Starting Qigong when 70: Studies show preventive power

Qiqong is a form of alternative healing used by many eastern meditation practitioners. It is a type of energy medicine that is said to approach health in a holistic manner. Being over 70, I’ve begun appreciating the many forms in which we can better ourselves. Health has many aspects to it; physical well-being is only strengthened when the mind itself is strong. This is how I stumbled upon Qigong. I was looking for exercises that would keep me fit while being gentle enough for my body. I was surprised to see that many people my age were also looking for similar routines, and the most popular among them is Qigong. I have to state here that many Americans like Tai Chi, but Tai Chi is a form of Qigong.

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Image Source: energyarts.com

What really attracted me were the medical studies that showed how the exercise works. The regimen – as with most eastern medicine – focuses on building the mind while allowing the body to move. The movement is also quite tame but still challenging enough to get me sweating after only a few minutes. The best part is that Qigong masters really do take into account aging and any physical limitations one may have. Qigong may be practiced standing up, sitting down, or even in the supine position. Practices may also be adjusted for each person.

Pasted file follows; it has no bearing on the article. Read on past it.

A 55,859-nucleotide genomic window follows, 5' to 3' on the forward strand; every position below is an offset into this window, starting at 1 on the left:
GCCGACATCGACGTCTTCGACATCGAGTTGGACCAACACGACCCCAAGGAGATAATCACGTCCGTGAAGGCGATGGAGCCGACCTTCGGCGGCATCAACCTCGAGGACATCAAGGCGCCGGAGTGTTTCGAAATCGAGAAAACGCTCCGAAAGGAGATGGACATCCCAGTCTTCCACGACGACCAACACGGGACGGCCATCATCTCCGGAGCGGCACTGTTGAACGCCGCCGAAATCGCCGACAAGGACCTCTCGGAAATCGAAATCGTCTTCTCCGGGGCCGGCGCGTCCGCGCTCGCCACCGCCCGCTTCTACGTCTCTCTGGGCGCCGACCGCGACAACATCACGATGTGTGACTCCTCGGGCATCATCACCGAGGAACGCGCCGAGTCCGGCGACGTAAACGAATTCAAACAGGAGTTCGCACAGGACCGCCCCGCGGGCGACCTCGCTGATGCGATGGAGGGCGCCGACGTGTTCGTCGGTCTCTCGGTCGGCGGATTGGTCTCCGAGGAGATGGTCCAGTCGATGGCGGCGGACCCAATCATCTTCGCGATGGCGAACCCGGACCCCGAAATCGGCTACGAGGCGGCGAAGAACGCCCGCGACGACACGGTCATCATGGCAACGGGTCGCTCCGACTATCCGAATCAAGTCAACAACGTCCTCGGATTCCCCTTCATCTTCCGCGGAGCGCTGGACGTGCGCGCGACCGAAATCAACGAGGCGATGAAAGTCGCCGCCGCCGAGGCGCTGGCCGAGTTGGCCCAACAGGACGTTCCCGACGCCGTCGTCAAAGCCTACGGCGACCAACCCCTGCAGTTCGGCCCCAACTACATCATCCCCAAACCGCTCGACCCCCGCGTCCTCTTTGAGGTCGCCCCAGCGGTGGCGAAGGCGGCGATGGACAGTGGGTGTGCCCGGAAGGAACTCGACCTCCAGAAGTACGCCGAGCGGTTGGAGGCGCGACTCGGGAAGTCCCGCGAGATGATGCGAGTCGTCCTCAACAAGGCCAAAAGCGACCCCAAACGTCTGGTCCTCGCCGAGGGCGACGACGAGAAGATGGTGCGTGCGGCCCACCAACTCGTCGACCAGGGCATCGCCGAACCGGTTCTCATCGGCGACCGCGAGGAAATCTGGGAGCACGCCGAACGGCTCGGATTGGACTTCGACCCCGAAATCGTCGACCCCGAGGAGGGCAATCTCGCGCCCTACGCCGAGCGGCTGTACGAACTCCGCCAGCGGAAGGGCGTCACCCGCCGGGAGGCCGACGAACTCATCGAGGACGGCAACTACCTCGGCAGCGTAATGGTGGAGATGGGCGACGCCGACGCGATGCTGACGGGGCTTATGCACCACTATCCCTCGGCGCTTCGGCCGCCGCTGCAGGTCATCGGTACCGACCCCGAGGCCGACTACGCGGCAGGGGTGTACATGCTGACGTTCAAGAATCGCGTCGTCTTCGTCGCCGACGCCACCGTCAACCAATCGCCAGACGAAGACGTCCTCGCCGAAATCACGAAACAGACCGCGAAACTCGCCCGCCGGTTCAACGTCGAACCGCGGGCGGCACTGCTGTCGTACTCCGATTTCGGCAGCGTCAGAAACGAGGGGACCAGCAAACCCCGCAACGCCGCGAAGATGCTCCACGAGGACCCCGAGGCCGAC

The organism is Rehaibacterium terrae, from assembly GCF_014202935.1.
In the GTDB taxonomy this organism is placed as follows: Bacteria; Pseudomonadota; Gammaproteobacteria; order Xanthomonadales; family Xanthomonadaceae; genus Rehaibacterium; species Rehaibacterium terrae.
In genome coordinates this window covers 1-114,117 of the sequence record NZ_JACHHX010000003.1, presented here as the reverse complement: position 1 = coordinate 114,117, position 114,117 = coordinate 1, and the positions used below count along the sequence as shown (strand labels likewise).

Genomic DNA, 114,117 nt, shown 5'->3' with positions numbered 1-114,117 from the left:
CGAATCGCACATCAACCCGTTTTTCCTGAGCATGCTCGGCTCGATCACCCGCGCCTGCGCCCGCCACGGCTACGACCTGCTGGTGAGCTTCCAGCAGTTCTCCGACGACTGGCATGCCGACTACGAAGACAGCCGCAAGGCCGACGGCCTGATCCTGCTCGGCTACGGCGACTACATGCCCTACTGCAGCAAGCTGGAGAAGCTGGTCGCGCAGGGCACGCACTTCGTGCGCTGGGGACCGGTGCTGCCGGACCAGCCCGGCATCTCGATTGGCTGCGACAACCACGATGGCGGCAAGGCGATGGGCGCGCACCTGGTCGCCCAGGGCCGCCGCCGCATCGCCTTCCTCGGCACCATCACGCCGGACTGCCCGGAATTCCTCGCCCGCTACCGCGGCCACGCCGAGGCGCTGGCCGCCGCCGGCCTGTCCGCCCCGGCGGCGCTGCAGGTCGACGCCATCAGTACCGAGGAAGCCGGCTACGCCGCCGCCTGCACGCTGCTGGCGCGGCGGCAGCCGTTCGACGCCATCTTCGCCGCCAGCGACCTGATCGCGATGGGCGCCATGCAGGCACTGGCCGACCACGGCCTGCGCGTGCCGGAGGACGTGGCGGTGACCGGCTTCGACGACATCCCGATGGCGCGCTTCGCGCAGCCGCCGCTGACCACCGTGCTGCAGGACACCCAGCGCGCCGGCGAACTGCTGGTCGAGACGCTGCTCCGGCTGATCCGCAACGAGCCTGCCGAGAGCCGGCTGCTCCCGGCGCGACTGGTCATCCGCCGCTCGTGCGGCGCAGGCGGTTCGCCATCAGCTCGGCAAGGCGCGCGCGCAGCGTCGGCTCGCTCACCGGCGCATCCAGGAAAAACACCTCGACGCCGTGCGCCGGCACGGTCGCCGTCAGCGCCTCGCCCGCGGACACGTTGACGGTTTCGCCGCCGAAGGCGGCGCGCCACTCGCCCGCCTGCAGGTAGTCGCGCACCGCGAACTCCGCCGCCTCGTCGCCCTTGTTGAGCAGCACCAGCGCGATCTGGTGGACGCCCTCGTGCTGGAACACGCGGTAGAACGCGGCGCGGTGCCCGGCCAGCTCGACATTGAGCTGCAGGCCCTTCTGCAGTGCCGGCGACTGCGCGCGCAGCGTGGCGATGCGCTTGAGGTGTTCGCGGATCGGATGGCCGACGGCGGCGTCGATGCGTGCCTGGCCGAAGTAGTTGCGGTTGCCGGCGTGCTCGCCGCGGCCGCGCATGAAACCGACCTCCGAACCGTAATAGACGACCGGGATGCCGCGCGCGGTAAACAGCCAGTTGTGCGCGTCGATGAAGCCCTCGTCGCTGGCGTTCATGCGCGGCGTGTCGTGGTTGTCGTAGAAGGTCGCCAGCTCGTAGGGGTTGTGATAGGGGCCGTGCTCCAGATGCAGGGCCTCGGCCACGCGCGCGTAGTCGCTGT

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Image Source: worldtaichiday.org

For me, the added benefit was how repetitive the movements were. Qigong is usually practiced with the master talking about balancing the mind. This, along with the movements and the warm, relaxing music, really puts you in a state of total bliss. I felt better even after only one session – and many medical studies do state the relaxing power of the exercise. I can’t wait to do it again!

I am Tracy Luttrell. I may be over 70, but I am still living life to the fullest and sharing my stories in this Twitter account.

Things Your Irish-American Relatives Say

When Irish-American families get together, the adults seem to unveil the heights of their Irish habits in front of the children. Once someone asks, “What’s the craic?” that’s usually the start of a conversation that could go deep. The story might get long if the person asked responds, “divil a bit” and gives details. Talking about the craic could be said in many ways. Some ask, “How’s the craic?” and “Any craic?”

After some months of not seeing the Irish side of the family, someone might say as soon as they see you enter the door, “I haven’t seen you in donkey’s years!” which just means that they haven’t seen you in a long time. Now try saying that with a non-Irish friend and see their reaction. How does one really compute donkey’s years? I’m not so sure.

Another thing I usually hear from the men is “Slainte!” when they raise their cups and propose a toast. This means drinking to one’s health. When you go to an Irish pub for the first time, you’ll hear it a lot until you get used to it.

Now practice what I’ve taught you. The next time you see a friend you haven’t seen in donkey’s years, ask him if he has any craic. Invite him or her to the pub and cheer “Slainte!” to all the good things in life.

Image source: Stthomas.edu

Image source: Stthomas.edu

Tracy Luttrell here. I am a proud Irish-American retiree. These days, I like travelling cross-country and everything in between. Visit my blog for more of my adventures.